Within clinical, recreational, and ceremonial settings, many individuals have found positive benefits after using LSD. Whether these benefits are assessed with quantitative measures or through subjective trip reports, there’s a reason why LSD has such a strong cultural impact, from music and arts, to technological innovation and beyond. Steve Jobs, the Beatles, Jimi Hendrix, and numerous other cultural icons say they were inspired by their experiences with LSD.
Benefits of LSD
Things to Know
- LSD became popular in the 1950s for psychedelic-assisted psychotherapy
- In the counterculture movement of the 1960s, LSD was widely used to enhance creativity and for spiritual insights
- Albert Hofmann, the chemist who originally synthesized LSD, called it medicine for the soul
- LSD can be used for personal enhancement, a greater connection with nature, creativity, and spirituality
The therapeutic potential of LSD is significant. Research and anecdotal evidence suggests that it may be helpful in treating a host of maladaptive behaviors and mental health conditions including depression, PTSD, and substance dependence, particularly as part of a therapeutic process led by a trained practitioner. LSD may also elicit a spiritual or mystical experience1 that can be transformative and engender a sense of unity, interconnectedness, and expanded consciousness. These subjective effects of LSD may be measured through the Five Dimensional Altered States of Consciousness (5D-ASC) scale.2 Some have also found that LSD enhances creativity3 and introspection, allowing individuals to explore their thoughts, emotions, and perspectives from a different lens of perception, leading to new and fresh insights. LSD can also invoke a sense of bliss, joy, and euphoria.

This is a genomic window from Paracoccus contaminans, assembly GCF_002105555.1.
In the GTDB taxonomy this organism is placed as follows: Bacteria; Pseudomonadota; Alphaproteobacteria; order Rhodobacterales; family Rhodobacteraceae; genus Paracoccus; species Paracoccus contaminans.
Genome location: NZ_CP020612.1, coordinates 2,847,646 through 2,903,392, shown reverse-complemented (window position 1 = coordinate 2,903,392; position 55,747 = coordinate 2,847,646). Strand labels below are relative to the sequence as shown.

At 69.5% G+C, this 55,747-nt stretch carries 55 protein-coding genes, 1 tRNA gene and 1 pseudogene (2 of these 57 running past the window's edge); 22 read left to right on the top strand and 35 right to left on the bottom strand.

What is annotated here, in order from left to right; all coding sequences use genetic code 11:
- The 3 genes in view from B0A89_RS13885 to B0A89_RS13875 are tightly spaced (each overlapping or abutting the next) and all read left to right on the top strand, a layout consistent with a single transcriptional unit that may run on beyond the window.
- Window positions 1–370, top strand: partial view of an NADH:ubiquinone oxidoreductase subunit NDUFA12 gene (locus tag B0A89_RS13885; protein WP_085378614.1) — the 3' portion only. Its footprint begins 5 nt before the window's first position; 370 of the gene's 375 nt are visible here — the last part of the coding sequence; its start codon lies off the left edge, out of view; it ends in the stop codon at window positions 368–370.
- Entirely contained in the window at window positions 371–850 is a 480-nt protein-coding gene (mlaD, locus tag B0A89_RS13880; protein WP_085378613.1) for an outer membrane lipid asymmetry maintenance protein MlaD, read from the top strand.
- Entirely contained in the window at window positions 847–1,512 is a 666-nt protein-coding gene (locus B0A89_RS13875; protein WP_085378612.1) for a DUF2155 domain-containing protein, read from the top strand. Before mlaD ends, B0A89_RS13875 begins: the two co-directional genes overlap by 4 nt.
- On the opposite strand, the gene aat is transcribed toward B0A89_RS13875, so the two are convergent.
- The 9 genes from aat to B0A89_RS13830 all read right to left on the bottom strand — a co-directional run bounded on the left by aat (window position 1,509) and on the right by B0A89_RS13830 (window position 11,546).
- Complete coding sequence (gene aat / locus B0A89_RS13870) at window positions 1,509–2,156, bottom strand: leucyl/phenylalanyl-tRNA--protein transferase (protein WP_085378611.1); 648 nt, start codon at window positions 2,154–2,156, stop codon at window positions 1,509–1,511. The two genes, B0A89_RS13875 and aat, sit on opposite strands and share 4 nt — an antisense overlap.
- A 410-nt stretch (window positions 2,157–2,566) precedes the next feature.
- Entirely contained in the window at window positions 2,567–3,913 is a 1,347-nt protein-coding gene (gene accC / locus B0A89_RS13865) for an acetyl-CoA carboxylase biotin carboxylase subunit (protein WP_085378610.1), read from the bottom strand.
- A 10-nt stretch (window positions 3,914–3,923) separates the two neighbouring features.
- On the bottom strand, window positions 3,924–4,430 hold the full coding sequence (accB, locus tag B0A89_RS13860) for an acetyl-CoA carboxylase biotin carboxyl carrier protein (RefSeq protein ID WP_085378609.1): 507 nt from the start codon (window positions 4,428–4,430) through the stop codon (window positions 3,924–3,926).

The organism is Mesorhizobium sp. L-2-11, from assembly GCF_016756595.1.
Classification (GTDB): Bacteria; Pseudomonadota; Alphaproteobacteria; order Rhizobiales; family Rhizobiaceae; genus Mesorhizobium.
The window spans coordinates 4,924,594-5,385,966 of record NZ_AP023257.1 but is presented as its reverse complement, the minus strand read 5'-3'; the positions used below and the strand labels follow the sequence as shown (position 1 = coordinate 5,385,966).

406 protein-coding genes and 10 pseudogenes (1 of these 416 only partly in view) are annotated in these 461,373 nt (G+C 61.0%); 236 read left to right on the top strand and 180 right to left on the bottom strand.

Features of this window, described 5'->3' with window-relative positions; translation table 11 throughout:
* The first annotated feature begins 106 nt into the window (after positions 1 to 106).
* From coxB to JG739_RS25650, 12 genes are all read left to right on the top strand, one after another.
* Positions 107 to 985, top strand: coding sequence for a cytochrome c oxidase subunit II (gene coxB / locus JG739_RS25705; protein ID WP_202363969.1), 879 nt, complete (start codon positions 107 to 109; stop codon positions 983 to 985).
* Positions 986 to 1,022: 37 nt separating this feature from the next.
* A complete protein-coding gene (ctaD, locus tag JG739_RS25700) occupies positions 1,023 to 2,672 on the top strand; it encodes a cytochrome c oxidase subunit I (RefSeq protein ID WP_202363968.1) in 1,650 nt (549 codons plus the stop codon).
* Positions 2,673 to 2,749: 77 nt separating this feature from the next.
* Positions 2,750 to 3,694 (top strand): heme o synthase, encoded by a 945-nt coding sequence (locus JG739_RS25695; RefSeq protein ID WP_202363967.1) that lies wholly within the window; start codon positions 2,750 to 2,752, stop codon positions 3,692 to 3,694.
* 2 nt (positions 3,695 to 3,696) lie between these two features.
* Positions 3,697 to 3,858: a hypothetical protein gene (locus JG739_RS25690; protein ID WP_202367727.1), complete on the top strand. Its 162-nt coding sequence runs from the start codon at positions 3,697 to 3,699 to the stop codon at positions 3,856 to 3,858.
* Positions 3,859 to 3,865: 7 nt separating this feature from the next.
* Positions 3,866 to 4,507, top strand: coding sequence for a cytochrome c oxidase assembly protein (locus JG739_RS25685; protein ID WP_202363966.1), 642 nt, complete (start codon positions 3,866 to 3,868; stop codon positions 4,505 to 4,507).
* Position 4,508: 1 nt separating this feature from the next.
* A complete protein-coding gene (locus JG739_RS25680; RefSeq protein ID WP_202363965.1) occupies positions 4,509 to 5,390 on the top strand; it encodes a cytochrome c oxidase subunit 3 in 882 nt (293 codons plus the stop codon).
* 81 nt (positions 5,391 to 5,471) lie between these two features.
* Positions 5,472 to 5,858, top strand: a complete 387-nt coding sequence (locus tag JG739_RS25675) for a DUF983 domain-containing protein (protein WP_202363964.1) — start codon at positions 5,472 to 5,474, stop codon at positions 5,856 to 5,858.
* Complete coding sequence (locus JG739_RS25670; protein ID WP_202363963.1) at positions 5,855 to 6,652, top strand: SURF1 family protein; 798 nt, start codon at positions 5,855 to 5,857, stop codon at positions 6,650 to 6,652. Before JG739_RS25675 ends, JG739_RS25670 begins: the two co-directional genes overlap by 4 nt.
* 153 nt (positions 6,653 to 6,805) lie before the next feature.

As LSD became more widely used in the 1960s for its therapeutic benefits, it became increasingly popular among the counterculture. Individuals found that it helped them in terms of personal enhancement and creativity, connection to others, to nature and to the divine, and for the enjoyment of art and music. Even chemist Albert Hofman who originally discovered LSD called it “medicine for the soul,” noting its ability to help individuals arrive at a noetic, spiritual perspective.